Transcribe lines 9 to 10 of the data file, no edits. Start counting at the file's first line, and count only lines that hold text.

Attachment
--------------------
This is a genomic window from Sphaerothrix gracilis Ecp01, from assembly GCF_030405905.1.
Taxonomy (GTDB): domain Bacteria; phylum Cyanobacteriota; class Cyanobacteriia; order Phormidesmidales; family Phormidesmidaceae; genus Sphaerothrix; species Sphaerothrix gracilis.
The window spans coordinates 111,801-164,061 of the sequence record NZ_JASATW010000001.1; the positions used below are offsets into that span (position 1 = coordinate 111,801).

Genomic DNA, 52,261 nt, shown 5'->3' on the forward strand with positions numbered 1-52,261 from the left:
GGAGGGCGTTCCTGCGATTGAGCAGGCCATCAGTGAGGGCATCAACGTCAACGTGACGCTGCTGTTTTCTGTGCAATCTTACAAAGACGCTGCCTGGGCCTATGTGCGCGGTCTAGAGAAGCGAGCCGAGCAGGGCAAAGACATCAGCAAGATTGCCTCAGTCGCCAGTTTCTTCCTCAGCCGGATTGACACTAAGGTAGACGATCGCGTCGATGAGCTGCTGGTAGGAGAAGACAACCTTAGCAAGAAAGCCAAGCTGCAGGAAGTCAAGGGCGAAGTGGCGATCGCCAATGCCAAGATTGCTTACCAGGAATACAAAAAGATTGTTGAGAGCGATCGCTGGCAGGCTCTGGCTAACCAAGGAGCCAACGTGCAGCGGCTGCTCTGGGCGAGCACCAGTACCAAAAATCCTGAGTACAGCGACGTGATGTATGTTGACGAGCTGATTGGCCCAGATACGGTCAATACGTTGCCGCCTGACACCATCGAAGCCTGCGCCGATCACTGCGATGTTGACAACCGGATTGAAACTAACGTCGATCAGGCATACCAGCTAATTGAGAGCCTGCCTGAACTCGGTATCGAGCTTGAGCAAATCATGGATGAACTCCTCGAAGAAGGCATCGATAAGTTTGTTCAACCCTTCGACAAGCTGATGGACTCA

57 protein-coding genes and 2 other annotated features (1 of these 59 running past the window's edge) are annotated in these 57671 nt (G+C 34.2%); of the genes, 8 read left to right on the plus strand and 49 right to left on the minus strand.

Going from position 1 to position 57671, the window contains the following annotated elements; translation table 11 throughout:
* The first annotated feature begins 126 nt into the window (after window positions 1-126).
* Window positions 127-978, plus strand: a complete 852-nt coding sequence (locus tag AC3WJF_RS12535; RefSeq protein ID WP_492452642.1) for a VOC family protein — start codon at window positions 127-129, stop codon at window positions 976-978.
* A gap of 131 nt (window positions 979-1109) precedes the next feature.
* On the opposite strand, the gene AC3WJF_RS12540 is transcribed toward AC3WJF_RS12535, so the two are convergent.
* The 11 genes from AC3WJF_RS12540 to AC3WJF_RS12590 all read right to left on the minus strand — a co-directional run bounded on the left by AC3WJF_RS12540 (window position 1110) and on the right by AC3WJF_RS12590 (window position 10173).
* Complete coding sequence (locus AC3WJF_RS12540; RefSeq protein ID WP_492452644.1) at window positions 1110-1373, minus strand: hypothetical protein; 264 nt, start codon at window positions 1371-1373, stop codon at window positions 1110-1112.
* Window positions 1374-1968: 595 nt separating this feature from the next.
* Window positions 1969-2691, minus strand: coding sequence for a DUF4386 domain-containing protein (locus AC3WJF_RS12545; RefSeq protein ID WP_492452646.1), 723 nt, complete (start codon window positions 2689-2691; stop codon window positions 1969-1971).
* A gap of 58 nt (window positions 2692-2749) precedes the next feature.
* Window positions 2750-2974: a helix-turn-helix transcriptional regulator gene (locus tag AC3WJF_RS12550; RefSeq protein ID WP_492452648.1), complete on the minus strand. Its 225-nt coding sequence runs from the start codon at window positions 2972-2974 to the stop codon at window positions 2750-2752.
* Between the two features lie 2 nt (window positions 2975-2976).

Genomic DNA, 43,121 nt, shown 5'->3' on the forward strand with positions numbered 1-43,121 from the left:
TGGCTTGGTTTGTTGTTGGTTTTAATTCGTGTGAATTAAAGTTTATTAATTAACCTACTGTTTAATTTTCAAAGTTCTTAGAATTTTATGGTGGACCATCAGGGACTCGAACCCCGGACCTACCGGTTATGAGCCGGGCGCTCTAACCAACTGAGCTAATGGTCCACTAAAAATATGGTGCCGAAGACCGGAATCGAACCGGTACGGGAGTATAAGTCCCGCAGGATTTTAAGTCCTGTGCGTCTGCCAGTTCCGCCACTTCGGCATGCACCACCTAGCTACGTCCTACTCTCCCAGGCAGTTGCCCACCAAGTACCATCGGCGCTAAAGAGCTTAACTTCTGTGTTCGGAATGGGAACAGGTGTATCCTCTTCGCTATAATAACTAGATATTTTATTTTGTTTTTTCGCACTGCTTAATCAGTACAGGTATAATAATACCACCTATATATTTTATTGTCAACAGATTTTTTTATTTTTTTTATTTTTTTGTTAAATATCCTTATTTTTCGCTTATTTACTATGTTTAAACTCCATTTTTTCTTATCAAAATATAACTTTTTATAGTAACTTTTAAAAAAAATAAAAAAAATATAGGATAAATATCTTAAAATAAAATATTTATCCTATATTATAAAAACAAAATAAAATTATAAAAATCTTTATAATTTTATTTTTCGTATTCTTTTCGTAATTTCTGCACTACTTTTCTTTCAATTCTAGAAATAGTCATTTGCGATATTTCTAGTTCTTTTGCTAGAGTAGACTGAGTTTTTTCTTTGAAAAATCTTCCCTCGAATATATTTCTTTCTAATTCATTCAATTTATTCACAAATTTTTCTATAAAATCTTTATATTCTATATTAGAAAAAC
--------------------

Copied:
* Window positions 127-978, plus strand: a complete 852-nt coding sequence (locus tag AC3WJF_RS12535; RefSeq protein ID WP_492452642.1) for a VOC family protein — start codon at window positions 127-129, stop codon at window positions 976-978.
* A gap of 131 nt (window positions 979-1109) precedes the next feature.